So one time when they were going to miss out on a minor treasure in a room I said quietly “Remember, you have to think like Gygax.” A light came on and they tore the room apart, eventually getting the loot.

The next couple of outings I made a point of at least once quietly tapping my temple and saying “Gygax.” This queue would be the only time all night they would need to be reminded.

Lately it has become completely unnecessary, but for fun, and as positive renforcement I do still try to work in a Tap-Tap-Tap . . . Gygax every session.

September 27, 2010 Posted by | Dungeons and Dragons, RPGs | , , | 2 Comments

Email: We Are Not Twisted

One of my players forwarded this to me (I have no idea where it originated from) with the added comment “Aren’t you glad we are not THIS twisted?”

Ok, let me set this up. I have a half elf sorceror that decided to use Mage Hand during melee. His idea, ingenious, was to use the spell to squeeze the testicles of an opponent (goblin adept) to get him to break concentration.
He tried it later against a hobgoblin fighter and I allowed that it would work, but the hob would get a -4 penalty because it occurred after combat commenced (owing for adrenalin, etc).
My question is, should there be a save against this, or some defense, like armor, to protect against this move (which according to the spell is telekinetic). Should the appropriate ability (charisma for a sorceror) play into it at all?

Thoughts?

Well, for starters, by the letter of the rules, this isn’t remotely possible.

Mage Hand

Transmutation

Level: Brd 0, Sor/Wiz 0
Components: V, S
Casting Time: 1 standard action
Range: Close (25 ft. + 5 ft./2 levels)
Target: One nonmagical, unattended object weighing up to 5 lb.
Duration: Concentration
Saving Throw: None
Spell Resistance: No

You point your finger at an object and can lift it and move it at will from a distance. As a move action, you can propel the object as far as 15 feet in any direction, though the spell ends if the distance between you and the object ever exceeds the spell’s range.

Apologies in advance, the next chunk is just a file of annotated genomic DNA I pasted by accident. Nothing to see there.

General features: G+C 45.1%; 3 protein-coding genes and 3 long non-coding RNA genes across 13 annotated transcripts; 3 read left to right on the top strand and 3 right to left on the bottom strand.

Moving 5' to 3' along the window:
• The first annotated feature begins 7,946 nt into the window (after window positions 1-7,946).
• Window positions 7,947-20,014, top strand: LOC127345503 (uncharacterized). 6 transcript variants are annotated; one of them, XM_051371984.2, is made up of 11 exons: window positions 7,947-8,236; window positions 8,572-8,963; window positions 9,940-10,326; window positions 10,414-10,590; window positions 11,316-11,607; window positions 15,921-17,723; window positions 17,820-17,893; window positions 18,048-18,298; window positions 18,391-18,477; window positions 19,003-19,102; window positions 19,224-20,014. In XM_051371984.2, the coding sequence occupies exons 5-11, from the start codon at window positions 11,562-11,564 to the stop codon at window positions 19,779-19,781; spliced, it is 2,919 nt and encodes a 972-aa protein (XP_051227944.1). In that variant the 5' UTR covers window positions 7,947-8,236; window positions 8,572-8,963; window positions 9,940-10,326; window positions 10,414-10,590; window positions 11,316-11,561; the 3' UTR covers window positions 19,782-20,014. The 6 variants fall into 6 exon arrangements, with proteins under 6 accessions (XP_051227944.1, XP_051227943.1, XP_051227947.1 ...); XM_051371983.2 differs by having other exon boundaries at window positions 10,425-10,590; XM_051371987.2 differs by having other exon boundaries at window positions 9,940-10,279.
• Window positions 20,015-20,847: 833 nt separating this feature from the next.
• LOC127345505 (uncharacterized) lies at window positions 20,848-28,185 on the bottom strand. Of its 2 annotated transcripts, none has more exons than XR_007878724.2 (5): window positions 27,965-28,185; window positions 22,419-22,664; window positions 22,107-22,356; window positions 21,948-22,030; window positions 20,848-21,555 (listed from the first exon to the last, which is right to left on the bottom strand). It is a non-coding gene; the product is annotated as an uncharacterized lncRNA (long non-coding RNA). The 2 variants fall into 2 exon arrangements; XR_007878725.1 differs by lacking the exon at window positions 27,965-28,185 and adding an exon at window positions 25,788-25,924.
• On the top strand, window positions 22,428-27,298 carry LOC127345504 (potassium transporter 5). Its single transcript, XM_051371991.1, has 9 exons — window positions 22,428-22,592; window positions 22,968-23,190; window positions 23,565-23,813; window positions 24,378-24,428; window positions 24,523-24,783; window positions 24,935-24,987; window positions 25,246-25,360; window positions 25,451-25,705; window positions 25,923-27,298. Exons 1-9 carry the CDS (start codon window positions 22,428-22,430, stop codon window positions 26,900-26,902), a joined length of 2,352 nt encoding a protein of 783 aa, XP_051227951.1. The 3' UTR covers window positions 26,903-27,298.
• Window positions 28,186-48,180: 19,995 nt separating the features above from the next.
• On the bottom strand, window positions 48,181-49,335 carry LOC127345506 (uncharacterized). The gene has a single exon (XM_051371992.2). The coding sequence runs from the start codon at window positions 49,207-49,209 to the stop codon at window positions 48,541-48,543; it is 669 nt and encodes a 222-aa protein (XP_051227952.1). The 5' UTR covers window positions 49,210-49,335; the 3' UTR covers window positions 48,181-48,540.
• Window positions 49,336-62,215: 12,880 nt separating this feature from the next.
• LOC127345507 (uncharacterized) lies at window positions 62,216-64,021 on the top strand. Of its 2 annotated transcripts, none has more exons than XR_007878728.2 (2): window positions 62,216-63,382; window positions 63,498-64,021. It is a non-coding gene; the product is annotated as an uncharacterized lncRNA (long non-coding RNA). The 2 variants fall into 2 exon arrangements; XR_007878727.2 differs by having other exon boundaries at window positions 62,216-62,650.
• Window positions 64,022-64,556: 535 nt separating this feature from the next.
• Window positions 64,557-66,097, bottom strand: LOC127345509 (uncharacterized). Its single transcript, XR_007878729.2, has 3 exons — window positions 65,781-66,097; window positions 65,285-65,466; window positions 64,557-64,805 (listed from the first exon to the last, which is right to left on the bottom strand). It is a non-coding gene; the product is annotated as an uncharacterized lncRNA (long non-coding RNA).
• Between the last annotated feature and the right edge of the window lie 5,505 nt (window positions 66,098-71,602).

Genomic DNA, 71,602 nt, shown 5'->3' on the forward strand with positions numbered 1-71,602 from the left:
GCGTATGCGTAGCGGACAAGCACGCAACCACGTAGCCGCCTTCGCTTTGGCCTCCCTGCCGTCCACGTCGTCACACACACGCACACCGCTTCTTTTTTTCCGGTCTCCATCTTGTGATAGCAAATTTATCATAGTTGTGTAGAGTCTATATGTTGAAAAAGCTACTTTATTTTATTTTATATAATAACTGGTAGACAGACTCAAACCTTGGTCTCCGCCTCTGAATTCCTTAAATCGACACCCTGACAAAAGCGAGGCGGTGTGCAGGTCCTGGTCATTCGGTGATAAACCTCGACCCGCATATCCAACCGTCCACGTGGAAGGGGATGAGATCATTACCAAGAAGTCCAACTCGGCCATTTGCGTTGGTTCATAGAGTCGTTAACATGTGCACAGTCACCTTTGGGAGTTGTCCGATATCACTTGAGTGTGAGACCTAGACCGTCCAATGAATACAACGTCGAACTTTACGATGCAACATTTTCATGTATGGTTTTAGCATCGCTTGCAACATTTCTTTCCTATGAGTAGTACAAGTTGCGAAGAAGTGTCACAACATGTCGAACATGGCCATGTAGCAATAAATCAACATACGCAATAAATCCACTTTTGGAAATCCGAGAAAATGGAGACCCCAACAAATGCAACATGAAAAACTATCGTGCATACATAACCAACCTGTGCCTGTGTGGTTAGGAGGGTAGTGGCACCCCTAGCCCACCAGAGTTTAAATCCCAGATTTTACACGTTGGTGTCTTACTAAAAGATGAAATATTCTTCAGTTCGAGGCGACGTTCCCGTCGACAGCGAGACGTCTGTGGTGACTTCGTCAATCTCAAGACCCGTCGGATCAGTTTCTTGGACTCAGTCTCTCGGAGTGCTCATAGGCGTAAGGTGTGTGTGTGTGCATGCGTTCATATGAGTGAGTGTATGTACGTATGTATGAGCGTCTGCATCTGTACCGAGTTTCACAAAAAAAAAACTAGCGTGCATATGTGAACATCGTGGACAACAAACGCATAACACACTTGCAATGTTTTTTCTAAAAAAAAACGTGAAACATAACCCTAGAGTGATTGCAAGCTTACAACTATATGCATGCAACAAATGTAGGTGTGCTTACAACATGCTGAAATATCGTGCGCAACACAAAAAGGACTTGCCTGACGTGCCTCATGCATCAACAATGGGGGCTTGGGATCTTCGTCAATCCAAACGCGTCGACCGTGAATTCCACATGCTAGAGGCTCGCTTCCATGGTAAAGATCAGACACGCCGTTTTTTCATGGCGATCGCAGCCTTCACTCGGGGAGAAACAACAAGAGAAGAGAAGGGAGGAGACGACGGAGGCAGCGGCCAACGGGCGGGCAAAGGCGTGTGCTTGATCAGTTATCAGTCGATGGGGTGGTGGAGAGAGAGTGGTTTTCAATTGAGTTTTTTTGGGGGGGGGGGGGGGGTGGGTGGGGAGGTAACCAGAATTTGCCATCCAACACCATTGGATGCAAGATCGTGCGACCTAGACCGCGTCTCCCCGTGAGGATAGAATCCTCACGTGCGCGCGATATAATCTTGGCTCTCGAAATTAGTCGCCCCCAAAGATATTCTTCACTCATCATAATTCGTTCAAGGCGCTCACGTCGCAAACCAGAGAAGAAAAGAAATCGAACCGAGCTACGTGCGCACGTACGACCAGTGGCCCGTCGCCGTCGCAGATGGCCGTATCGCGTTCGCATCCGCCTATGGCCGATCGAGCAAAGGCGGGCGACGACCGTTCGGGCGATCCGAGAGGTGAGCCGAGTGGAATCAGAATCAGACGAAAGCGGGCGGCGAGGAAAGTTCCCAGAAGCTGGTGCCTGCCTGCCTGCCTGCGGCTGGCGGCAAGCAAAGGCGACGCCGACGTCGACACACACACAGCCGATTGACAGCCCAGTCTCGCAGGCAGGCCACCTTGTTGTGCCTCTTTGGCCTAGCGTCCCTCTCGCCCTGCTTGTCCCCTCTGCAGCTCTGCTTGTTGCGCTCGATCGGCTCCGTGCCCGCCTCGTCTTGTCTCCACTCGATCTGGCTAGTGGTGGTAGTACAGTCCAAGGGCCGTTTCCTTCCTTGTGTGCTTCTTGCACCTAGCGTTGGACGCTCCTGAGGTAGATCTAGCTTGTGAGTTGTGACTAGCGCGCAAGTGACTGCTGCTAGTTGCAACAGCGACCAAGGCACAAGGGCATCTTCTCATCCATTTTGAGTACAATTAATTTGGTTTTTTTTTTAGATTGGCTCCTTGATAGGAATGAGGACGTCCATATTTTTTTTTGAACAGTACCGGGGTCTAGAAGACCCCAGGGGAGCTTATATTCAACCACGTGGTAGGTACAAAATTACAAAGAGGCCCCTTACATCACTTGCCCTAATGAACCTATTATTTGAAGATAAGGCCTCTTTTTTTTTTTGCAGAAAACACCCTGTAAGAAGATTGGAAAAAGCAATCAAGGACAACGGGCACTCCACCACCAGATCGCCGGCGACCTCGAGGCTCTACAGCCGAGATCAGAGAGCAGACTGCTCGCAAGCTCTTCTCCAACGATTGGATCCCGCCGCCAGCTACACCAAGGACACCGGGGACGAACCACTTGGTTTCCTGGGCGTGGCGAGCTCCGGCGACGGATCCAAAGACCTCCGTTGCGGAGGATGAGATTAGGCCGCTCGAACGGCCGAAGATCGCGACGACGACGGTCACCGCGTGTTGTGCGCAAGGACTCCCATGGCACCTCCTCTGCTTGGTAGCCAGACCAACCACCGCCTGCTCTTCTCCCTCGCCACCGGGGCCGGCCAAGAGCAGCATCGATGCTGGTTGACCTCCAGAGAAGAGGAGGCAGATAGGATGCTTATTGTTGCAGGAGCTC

The spell is clearly written; it can only impact non-living objects, and what it does is move them, not squeeze them. The fact that it has the word “hand” in the name does not allow it to do anything a hand can do.

However, I am really big on players looking for new ways to use things, especially spells. To me the magic system in D&D is way too rigid to properly emulate fantasy, and so I like to give players a lot of leeway.

That being said, this is also a balance issue. Mage hand is a 0 level spell. Spells at that level are generally only able to do one thing, and they don’t do that very well. Giving Mage Hand the ability to lift/throw objects, and break caster concentration, and give melee characters a -4 penalty is way too much for a 0 level spell.

So if one of my players suggested this, the answer would be “Nice, but no.”

September 26, 2010 Posted by | 3.x, Dungeons and Dragons, RPGs | , , , | 2 Comments

My Life in Polyhedrons – The First Campaign

When I talk about the first campaign I was part of/ran, I mean the games that we played between May and September of 1986. In fairness we didn’t call it a campaign at the time because the word was not in our vocabulary – we were just playing D&D.

Though I would literally invite anyone to play with us, there were four of us who were regulars – myself, Dale, Warren and Jamie. The job of DM was split about 80/20 between myself and Dale. Its worth pointing out that we had some very different notions back then of how things should be done than I would have later.